Real-Time Analytics for Better Health

November 12, 2013 by Aritraa Mitra 0

Foto: Shutterstock

Photo: Shutterstock

Eleven-year-old Neena is one of nearly 1.5 million students in the Indian state of Uttarakhand. Recently, she became the proud owner of an Aadhaar card. Aadhaar means “foundation” or “support,” and is the brand name for the Unique Identification Number (UID) that the Indian government started issuing to all residents in September 2011. Each Aadhaar card is linked to the holder’s demographic and biometric information, and residents can use it to identify themselves anywhere in India to access a host of benefits and services such as education, employment, or opening a bank account. For Neena, the card means access to health services.

Seventy-two percent of India’s population of more than 1.2 billion people live in villages and hamlets – including Neena. To serve the medical needs of such a huge number of people, the government has set up a network of 23,887 primary health centres and 4,809 community health centres. Yet difficult geographical conditions, the small size and remote locations of many hamlets, and not enough doctors mean that many citizens are still under-served. It takes Neena and her mum about two hours to reach the next doctor. “We have to walk for an hour and then take a bus for another hour,” she explains. So there is a need for special programs to serve the vulnerable population in rural areas.

Indian government starts student health program

Child healthcare is a major challenge in India. The government has therefore created the Rashtriya Bal Swasthya Karyakram (National Children Health Program, NCHP), where teams of doctors and pharmacists visit all the schools to conduct preliminary health check-ups for the students. The students are issued health cards, and those who require further care are referred to primary and community health centres. Keeping track of data on multiple levels, from the individual student to state-level statistics, is an imperative for this project. This was no easy task, given the scale of the problem and the importance of data security and data fidelity.

 

Next page: Software helps doctors predict epidemics

A motivated team from SAP Labs India decided to develop software that could transform healthcare services in India. TracOHealth, as the software is called, identifies students via their unique Aadhaar ID and maintains a database of their health records. The solution allows remote medical teams to upload health records to a centralized system and document if a student has been referred to a health center. The health officers at centralized locations can monitor the health status of the students and send reminders to those who require further treatment. In addition, the analytics tools of the solution help medical staff detect early signs of epidemics and thus plan efficient containment strategies. The application also helps identify specific geographical areas in need of greater medical attention, and evaluate the NCHP program as a whole.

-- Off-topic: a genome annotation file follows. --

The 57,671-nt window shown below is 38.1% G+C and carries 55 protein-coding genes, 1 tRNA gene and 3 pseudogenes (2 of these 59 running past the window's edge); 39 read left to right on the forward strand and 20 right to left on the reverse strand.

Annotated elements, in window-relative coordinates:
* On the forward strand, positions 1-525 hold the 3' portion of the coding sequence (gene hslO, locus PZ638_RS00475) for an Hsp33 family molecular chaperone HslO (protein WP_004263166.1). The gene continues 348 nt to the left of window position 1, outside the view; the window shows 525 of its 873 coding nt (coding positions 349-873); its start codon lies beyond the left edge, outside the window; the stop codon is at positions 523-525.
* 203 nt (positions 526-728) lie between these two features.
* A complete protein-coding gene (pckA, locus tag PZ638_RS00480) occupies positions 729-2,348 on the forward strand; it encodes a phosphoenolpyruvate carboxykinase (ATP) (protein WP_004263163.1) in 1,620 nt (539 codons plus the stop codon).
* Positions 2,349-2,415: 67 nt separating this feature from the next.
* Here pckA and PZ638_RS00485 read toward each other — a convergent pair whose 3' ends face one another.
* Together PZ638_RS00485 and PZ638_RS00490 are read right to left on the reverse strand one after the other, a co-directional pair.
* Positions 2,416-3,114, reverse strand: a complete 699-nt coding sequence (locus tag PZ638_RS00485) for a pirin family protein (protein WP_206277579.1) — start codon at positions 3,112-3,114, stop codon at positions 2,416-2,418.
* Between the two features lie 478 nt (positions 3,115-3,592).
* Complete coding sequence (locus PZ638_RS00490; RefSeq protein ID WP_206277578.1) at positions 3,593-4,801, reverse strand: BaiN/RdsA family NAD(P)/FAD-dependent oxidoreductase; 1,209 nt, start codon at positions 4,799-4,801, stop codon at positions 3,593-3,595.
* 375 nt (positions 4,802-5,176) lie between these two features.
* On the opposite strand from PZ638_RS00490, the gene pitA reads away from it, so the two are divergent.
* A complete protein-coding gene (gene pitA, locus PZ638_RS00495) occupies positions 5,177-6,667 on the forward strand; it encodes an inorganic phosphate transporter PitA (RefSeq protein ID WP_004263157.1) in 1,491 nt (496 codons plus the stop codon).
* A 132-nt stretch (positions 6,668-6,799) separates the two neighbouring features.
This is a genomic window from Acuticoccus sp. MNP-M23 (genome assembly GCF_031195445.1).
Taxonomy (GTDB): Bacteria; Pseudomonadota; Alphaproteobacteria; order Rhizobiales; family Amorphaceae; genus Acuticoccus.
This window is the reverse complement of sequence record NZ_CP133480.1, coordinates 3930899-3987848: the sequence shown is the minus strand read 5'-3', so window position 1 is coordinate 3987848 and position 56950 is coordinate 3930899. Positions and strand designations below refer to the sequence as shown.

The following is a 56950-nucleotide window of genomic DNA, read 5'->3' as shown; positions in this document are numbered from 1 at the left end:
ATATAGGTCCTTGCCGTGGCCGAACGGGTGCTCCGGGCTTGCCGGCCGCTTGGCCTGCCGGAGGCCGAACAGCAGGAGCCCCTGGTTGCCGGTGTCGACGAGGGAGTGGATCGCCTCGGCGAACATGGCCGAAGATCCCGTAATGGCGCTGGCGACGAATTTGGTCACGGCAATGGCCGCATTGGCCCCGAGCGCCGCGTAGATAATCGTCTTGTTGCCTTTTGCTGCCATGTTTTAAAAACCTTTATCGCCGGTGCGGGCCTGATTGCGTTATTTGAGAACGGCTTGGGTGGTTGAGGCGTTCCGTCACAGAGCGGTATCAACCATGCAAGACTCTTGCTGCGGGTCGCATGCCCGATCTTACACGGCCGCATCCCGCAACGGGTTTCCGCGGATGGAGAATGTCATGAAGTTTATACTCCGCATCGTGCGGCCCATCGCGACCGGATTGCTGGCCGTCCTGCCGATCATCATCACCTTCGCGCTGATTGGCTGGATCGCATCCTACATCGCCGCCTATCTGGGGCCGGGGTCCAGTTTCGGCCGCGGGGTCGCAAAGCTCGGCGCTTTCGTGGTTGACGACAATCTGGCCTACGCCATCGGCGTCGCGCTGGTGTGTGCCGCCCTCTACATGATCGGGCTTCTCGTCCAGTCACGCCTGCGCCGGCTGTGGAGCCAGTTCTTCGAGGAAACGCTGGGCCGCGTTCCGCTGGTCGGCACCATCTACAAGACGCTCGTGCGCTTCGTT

“I had read in newspaper articles that health indicators in parts of India were worse than sub-Saharan countries,” says Puneet Gupta, the project leader. “I thought the way to improve the situation is better planning and last mile reporting. At around this time, the Aadhaar card was introduced by the government. We understood that it can be used to provide essential services to the base of the population pyramid. We thus thought about creating a database of health records linked to the Aadhaar card. At SAP, using SAP HANA, we can process this huge database in a short time to provide analytics and reporting, which can be used by government authorities to plan and decide on effective execution strategies.”

Pilot phase: Aadhaar ID eliminates risk of duplicate records

Now in its pilot phase, TracOHealth is already handling the records of more than 48,000 students from 1,100 schools in three districts in Uttarakhand – students such as Neena. Because the children all have a unique Aadhaar ID, there is no risk of duplicate records, even if they move. During this pilot phase, one member of the development team is assigned to each health team to train the healthcare professionals on the use of the application and report and correct any bugs directly on-site.

 

Next page: Using real time analytics on health statusShri Piyush Singh, mission director of National Rural Health Mission (NRHM) in Uttarakhand and executive director of the government of Uttarakhand, is pleased with the pilot. “I think that soon this solution will give us real time analytics and reports on the health status of the 1.5 million students in the state,” he said.

Real-time analysis of student health in India

“Creating TracOHealth has been a fulfilling experience,” says Rakshetha J N, one of the developers. “When I read about Indian health services now, I get a feeling of quiet satisfaction because we have created a solution which can change the scenario in the coming years.”

And Neena? She still has a long way to her doctor, but with the regular health checks and the results being documented in the system, she and her mum now know that she is in good hands.

 

This article first appeared on SAP Milestones.

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